Objective: Booster seat use among school-aged children has been consistently lower than national goals. In this study, we sought to explore associations between parental experiences with booster seats and carpooling.
Methods: We conducted a cross-sectional Web-based survey of a nationally representative panel of US parents in January 2010. As part of a larger survey, parents of 4- to 8-year-old children responded to 12 questions related to booster seats and carpooling.
Results: Of 1612 parents responding to the full survey (response rate = 71%), 706 had a 4- to 8-year-old child and 681 met inclusion rules. Most parents (76%) reported their child used a safety seat when riding in the family car. Of children reported to use seat belts, 74% did so in accordance with their state law. Parent report of child safety seat use was associated with younger child age and with the presence of state booster seat laws. Sixty-four percent of parents carpool. Among parents who carpool and whose children use a child safety seat: 79% indicated they would always ask another driver to use a booster seat for their child and 55% reported they always have their child use their booster seat when driving friends who do not have boosters.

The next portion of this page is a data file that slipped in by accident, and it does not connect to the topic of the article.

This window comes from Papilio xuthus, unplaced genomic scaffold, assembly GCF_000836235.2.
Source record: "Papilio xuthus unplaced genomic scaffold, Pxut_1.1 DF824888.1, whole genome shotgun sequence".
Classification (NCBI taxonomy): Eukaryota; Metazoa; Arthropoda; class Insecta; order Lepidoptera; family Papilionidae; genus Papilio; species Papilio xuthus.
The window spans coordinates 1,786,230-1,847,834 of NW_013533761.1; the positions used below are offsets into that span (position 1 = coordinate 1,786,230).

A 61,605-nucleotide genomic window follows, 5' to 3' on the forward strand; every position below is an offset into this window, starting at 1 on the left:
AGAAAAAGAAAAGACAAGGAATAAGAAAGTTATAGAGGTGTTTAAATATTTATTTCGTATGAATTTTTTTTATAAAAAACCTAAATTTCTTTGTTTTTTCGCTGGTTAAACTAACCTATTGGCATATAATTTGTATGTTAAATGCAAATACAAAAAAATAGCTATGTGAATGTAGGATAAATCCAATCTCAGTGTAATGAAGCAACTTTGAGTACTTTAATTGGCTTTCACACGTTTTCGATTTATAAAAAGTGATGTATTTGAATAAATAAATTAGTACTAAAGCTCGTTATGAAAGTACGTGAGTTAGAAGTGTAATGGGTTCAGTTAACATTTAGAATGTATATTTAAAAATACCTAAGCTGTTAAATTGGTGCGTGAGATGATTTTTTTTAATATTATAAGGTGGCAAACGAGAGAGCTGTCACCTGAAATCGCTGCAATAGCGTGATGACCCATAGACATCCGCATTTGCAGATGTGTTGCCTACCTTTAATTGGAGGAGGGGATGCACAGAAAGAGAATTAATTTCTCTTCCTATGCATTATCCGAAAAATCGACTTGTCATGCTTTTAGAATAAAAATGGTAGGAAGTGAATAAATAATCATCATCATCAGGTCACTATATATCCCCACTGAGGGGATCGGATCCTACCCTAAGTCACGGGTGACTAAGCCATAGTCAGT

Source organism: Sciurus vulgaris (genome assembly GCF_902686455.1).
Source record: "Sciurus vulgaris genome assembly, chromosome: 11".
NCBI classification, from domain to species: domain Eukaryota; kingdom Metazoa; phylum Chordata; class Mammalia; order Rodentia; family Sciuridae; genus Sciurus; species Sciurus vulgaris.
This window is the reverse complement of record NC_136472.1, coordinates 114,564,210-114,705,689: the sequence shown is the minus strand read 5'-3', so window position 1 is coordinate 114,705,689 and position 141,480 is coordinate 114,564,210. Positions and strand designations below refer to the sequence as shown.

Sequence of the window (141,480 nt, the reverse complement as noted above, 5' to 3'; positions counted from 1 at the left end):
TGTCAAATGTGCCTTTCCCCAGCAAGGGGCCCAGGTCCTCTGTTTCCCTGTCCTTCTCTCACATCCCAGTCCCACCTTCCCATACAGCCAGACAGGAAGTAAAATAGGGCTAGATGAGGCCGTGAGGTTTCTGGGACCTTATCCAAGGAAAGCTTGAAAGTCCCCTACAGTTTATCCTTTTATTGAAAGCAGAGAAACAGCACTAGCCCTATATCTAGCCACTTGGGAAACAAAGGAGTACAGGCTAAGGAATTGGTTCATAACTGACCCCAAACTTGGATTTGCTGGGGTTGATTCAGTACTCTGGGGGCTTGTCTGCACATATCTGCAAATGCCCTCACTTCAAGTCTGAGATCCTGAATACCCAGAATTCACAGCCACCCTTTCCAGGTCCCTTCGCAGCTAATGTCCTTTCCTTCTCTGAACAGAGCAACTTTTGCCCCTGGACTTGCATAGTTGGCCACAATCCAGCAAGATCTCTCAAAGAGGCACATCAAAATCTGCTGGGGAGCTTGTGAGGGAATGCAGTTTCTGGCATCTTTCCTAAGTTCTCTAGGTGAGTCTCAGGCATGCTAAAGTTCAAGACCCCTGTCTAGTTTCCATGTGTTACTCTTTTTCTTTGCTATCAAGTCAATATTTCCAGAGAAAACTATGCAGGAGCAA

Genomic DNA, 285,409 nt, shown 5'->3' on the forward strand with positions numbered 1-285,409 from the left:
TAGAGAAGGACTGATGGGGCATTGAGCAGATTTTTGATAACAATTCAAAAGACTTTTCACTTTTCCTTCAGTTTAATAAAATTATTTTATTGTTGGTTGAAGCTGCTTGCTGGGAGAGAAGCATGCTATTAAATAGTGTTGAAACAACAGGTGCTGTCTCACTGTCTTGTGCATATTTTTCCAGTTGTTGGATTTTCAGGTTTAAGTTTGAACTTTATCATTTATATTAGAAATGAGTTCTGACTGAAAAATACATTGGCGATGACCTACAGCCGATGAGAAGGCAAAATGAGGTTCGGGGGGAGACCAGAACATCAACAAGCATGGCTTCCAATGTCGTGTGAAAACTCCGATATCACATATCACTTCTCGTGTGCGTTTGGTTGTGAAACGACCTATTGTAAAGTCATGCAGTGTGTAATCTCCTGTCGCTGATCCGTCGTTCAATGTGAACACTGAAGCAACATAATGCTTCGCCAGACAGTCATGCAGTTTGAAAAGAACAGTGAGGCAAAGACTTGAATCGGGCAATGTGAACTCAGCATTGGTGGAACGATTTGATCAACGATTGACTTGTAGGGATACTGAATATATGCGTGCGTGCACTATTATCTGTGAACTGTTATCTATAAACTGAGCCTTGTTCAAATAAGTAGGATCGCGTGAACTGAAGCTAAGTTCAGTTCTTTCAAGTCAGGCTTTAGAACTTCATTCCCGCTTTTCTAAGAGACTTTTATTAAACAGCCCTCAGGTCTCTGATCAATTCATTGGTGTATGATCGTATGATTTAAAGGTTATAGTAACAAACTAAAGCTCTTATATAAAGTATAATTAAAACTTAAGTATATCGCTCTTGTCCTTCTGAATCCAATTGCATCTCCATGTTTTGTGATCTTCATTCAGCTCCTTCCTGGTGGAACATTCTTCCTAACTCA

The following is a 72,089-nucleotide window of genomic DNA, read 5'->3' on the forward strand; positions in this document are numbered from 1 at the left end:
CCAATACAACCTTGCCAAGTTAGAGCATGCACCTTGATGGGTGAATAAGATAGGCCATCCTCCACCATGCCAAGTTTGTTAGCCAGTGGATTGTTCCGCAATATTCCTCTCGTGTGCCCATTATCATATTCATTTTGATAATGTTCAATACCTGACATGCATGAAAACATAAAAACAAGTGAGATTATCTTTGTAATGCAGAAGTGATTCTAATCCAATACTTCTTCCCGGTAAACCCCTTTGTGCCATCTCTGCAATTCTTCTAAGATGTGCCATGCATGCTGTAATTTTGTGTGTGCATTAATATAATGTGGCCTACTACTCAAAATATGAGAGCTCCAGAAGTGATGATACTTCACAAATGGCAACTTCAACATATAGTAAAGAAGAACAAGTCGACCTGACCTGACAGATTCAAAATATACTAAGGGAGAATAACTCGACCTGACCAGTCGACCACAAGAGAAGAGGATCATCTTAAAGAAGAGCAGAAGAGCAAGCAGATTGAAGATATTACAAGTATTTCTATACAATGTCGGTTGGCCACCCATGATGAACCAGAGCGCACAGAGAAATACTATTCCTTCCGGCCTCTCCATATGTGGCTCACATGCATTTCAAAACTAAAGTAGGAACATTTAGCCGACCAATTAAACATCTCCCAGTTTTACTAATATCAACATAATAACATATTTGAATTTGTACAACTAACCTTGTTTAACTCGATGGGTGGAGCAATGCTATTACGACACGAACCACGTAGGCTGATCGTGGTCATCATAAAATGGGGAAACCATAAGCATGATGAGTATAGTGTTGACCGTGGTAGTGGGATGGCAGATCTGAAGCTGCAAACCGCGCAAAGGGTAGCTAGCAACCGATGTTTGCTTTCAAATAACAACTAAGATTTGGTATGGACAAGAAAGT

Conclusions: Carpooling is a common driving situation during which booster seat use is inconsistent. Social norms and self-efficacy are associated with booster seat use. Clinicians who care for children should increase efforts to convey the importance of using the size-appropriate restraint for every child on every trip.